Trucker of the Year 2007: Dream team

| December 12, 2008

The success of Albert Transport is evident in the home Henry Albert and his wife, Karen, built on a wooded lot for $380,000. Albert estimates its current value at $460,000, but given the area’s growth, he expects it to continue to climb.

“Failure is not an option” reads the motto on owner-operator Henry Albert’s favorite coffee mug purchased during a family vacation to Florida’s Kennedy Space Center. Those five words sum up the 43 year old’s philosophy of trucking — and of life. They have motivated Albert to succeed in his many competitive endeavors, from showing jumper horses as a youth in Pennsylvania to racing stock cars and launching his own independent trucking business, Albert Transport Inc.

Albert’s “perseverance and consistency” have brought him success, says Karen Albert, his wife and business partner for 18 years. After 10 years as an independent, Albert now enjoys a network of loyal customers and an income that enabled him to build a 2,800-square-foot brick home on a 2 1/4-acre lot in a gated community with lake access.

Albert, who now pulls a flatbed from his home near Statesville, N.C., to the East Coast and back, equates building his business to baking a cake. “You can’t be successful if all you have is icing and confection on top,” he says. “We built a consistent cake with solid business.” He started with general freight, then slowly moved into higher-dollar loads. Now that things are running smoothly, Albert is happy to add a little more icing. Being named Overdrive’s 2007 Trucker of the Year, he says, makes his success all the sweeter.

While Albert takes a methodical approach to business, speed is his first love. Every weekend from 1985 to 1989, he raced stock cars at the Port Royal Speedway in Pennsylvania. In 1988, he won 10 of the 20 races in which he competed – and a street stock car division championship.

With dreams of entering NASCAR sporting divisions, Albert moved with his new bride to Charlotte, N.C., where he financed his racing ambitions by working as a company driver for Grinnell Supply Sales, hauling pipe out of the Northeast. Money was tight. In the Alberts’ rental house, “if you bumped into the coffee table with the vacuum, it fell over,” Albert says.

Unable to land a lucrative racing sponsorship, Albert instead focused on starting his own trucking business using the lessons he learned on the track. “Racing taught me to set realistic goals,” he says. In racing, rather than focusing on winning, “we started with the goal of finishing.” Taking the same cautious approach with their business, the Alberts began researching and planning long before they bought their first truck. “We spent a good two years running the numbers on it before we did it,” Albert says. Too many owner-operators “get on the hamster wheel running fast,” he says. “They buy a truck before they have customers, end up running brokers and can’t get beyond that.”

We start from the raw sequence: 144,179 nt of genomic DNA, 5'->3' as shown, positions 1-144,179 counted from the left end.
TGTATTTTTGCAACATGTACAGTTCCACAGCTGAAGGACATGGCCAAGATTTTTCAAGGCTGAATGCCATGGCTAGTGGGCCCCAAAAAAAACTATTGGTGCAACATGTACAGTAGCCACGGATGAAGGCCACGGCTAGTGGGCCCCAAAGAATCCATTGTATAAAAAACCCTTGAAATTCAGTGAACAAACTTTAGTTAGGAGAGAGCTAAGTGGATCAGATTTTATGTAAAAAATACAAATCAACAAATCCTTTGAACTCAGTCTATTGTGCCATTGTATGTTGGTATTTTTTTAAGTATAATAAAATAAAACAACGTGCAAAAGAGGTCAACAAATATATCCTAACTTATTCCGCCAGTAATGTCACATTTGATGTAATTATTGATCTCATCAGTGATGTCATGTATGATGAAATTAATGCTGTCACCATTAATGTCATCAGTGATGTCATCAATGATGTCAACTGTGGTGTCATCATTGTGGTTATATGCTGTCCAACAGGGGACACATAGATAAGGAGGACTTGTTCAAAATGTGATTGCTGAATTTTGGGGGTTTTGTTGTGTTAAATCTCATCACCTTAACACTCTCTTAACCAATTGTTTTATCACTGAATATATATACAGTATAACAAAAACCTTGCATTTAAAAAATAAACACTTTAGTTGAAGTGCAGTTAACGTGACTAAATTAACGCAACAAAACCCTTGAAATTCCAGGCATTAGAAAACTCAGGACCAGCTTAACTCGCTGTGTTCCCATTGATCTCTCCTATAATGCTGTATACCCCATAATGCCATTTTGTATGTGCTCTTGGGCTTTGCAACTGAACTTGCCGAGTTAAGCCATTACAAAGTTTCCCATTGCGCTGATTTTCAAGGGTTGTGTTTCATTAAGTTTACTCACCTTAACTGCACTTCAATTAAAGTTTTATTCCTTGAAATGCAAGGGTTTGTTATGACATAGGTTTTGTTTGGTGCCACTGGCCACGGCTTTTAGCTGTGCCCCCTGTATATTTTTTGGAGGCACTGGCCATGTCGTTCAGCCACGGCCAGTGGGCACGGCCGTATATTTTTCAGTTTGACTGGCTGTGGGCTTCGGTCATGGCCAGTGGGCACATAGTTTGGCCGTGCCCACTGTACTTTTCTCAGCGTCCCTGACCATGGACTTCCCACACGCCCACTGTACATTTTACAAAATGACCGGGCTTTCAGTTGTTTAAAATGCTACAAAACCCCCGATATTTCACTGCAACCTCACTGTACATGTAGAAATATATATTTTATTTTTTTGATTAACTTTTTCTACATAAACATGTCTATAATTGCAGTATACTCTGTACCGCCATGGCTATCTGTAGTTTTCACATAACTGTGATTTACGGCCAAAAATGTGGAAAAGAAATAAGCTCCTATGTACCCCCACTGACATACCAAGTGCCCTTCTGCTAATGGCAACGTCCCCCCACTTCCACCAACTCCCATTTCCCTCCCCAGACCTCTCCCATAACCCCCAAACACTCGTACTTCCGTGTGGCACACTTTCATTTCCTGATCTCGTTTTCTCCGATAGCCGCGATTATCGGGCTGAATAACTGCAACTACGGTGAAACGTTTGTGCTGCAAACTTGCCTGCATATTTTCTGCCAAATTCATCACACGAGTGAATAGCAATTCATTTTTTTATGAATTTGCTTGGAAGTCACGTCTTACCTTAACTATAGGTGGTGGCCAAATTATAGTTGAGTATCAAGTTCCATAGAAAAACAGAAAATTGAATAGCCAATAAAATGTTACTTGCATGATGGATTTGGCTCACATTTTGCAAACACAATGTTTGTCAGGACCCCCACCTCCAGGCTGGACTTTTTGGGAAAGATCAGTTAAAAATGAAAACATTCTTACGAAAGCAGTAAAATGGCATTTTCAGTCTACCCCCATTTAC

Karen, who has a background in hotel-meeting sales and real estate, started looking for customers. At the local library she researched companies in the lumber, brick and steel industries. “I’d call them and say: ‘If I had a truck, would you have business for us?’”
Albert consulted with a U.S. Small Business Administration representative in developing a business plan. “He made us cross a lot of problem areas,” he says. For example, Albert estimated his costs higher than he thought they would be, assuming tires would last half their normal life and calculating his income 25 percent less than he would probably make. “By doing my calculations like this, I was able to determine if I could survive financially in less than ideal conditions,” he says.

When Albert was ready to launch his business, the SBA representative asked him: “Why’s anyone going to use you?” Albert responded that he would ask potential customers to let him haul for their hardest-to-please clients. That’s just what he did, and he quickly won them over. “I’d show up first thing in the morning with a box of doughnuts,” Albert says. “They couldn’t be mad.”

Albert averages 115,000 miles per year, running north or south 500 to 600 miles, hauling granite, wallboard, building materials and, during the holiday season, Christmas trees. Covering the same ground “gets boring, but boring is good because you know where your next dollar is coming from,” he says.

When going after business, Albert learned early to strike one term from his vocabulary: backhaul. “As soon as you use that word, they know where to go with the rate,” he says. In his world, there are only “loads in the other direction.” He also learned to maximize revenue by getting an early start. “If you haven’t made most of your money by Wednesday, it probably won’t be as good of a week,” he says.

In 1999, the Alberts decided to expand their business by leasing owner-operators, and at one time had four trucks leased. Karen left her job in real estate to handle dispatch, billing and sales. She describes the experience as “mentally and physically draining. One owner-operator had heart problems. Another one had truck problems. The third one learned from us, and he and his wife went out on their own.” Finding owner-operators with a work ethic comparable to theirs proved a challenge. “One asked for time off the second week on the job,” Karen says.

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